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Sleeper of the Week: ‘The Look of Silence’

Sleeper of the Week: 'The Look of Silence'

Sleeper of the Week takes a film that only few critics have seen and shines some light on it.

“The Look of Silence”
Dir: Joshua Oppenheimer
Criticwire Average: A-

Between 1965 and 1966, there was an anti-communist purge in Indonesia that left almost a million people dead. Joshua Oppenheimer’s 2012 film “The Act of Killing” had the perpetrators of the genocide reenact the murders that took place, hoping that empathy for the victims will be gained in the process. His newest film “The Look of Silence” isn’t as conceptually powerful as “The Act of Killing,” but is arguably the more sympathetic of the two as it gives a voice to the survivors. In the film, Adi, an optometrist, grills the murderers under the guise of an eye exam, often forcing them to take responsibility for their actions. Adi speaks partially from a place of vengeance but also genuine curiosity for open communication, to address ugly history and unfortunate realities. Like “The Act of Killing,” critics have roundly praised “The Look of Silence” for its open-eyed depiction of grief and atrocity, and of searching for justice in the form of honesty. It’s a film worthy of our attention.

More thoughts from the Criticwire Network:

Matt Prigge, Metro

Like Adi, Oppenheimer’s film is interested in talking and understanding and having people take responsibility, but not interested in revenge. Haunting “Silence” is the idea that nothing can correct the past; those killed have been killed, and punishing those who’ve committed crimes — even those considered war crimes under the Geneva convention, as here — won’t bring them back. What it is interested in is a deeper understanding of what drives innocent people to do grisly deeds. Read more.

Farran Smith Nehme, New York Post

Joshua Oppenheimer’s previous documentary, the superb “The Act of Killing,” focused on the genocide’s perpetrators, who remain in power. As the title indicates, this follow-up is dealing with a somewhat blunter set of symbols than its predecessor. It’s just as wrenching, though, and in a single scene with the daughter of a murderer, even manages to offer a faint pinpoint of hope. Read more.

Scott Beggs, Film School Rejects

If “Act of Killing” was a Bizarro Land journey through the minds of aging monsters, “Look of Silence” is a grounded walk with a brave victim coming to terms with what they did to his family. It’s impossible to overstate how amazing and vital this movie is. After I saw it, someone asked if it ruined my day, and while it certainly has a crushing impact, Rukun’s tenderness and patience also offer a great deal of hope. A counterbalance to atrocity. There are bad men in every country, but there are good men in every country, too. Read more.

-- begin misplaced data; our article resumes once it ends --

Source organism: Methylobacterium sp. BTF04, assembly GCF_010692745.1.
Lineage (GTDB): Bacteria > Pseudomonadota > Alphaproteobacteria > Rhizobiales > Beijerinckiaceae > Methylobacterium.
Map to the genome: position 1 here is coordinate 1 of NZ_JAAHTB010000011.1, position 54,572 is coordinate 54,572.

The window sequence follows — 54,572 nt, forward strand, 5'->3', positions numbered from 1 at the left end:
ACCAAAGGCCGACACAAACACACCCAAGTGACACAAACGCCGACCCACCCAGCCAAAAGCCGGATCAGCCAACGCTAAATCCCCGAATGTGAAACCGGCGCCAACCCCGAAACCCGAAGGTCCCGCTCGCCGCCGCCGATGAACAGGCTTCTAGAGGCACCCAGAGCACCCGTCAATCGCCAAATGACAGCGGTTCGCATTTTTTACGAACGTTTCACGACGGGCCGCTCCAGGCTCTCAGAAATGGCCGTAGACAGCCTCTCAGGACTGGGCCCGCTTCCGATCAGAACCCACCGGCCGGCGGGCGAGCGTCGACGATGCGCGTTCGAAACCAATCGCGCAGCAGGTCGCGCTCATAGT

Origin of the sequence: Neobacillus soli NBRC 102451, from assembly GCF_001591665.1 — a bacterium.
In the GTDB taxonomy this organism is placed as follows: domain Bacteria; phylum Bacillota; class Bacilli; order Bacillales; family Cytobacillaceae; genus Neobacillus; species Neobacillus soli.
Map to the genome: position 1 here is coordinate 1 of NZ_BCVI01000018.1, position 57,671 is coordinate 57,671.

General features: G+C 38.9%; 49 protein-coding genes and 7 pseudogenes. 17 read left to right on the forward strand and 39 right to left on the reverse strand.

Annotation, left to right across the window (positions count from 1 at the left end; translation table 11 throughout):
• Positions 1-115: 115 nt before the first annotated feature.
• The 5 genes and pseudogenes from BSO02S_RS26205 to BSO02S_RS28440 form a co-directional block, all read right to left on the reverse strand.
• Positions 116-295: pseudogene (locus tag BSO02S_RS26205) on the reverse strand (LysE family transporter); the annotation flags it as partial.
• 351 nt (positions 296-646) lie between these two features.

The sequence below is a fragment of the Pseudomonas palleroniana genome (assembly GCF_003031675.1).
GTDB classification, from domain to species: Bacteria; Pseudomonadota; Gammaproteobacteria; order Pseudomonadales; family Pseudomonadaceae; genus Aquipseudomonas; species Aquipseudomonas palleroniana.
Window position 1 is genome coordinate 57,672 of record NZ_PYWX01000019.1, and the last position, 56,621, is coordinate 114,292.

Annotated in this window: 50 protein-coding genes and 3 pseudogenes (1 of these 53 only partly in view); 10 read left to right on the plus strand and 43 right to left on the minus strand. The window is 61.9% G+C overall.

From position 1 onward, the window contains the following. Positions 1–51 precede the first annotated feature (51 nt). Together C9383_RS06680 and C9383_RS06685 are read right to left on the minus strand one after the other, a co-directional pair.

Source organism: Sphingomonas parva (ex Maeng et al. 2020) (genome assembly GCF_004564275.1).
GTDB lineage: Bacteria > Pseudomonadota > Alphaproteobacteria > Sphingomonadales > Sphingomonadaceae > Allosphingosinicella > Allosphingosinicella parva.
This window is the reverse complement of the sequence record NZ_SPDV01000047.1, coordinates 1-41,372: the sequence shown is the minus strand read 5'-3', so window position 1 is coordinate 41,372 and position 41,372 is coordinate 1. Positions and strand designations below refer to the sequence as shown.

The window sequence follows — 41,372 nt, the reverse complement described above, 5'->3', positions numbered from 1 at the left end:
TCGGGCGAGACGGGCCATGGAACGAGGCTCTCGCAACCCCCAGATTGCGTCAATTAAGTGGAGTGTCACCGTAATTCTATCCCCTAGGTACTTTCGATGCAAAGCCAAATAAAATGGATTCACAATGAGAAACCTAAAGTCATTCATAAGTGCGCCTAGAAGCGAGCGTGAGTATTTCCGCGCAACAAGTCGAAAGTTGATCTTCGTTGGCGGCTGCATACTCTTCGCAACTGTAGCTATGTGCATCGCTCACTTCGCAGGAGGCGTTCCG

Eric Kohn, Indiewire

Compared to “The Act of Killing,” Oppenheimer’s technique with “The Look of Silence” is deceptively simple, but it applies a more traditional style of documentary storytelling to extraordinary goals. Oppenheimer contextualizes Adi’s plight by fleshing out his family life: He regularly cares for his 103-year-old father, a wizened, senile shell of a man who thinks he’s still a teenager, while keeping his weak-willed mother at bay. While she tenderly recalls losing her other son, her reticence to discuss it strikes a notable contrast with Adi’s desire for confrontation. But Adi, who lives a humble life with his children of his own, feels a different sort of pressure. Oppenheimer shows us footage of Adi’s son receiving propagandistic lectures at school, where he’s taught that the genocidal antics were justified. As a result, “The Look of Silence” chronicles a generational shift terms — from complaisance to activism — through an intimate lens. Adi’s sense of responsibility is personal. Read more.

A.A. Dowd, The A.V. Club

“Do you want revenge?” someone asks Adi late into the movie. While the doctor insists that’s not what he’s after, there’s a distinctly vengeful slant to some of his crusade, particularly the moment where he confronts the surviving family members of a dead perpetrator — a man who celebrated Ramli’s murder in ghastly picture-book form — with the horrible knowledge of what their father and husband did in ’65. Whether this is fair play or not is a tricky question. What matters is that Adi’s campaign of open discussion, his determination to address the elephant in every room, ultimately scans as a good-faith attempt at building a new Indonesia — a country ready, ideally, to address and atone for its past mistakes. It may be too late to coax a confession of culpability — a moral awakening, really — out of the human monsters the film puts on trial. But for Indonesia’s younger citizens, like the gangster’s daughter who apologizes on behalf of her unapologetic father, reconciliation seems possible. “The Look Of Silence” is a powerful gesture of political rebellion, one whose boldest action isn’t damning mass murderers to their faces, but being willing to believe that their stranglehold on country and history could be broken. Read more.

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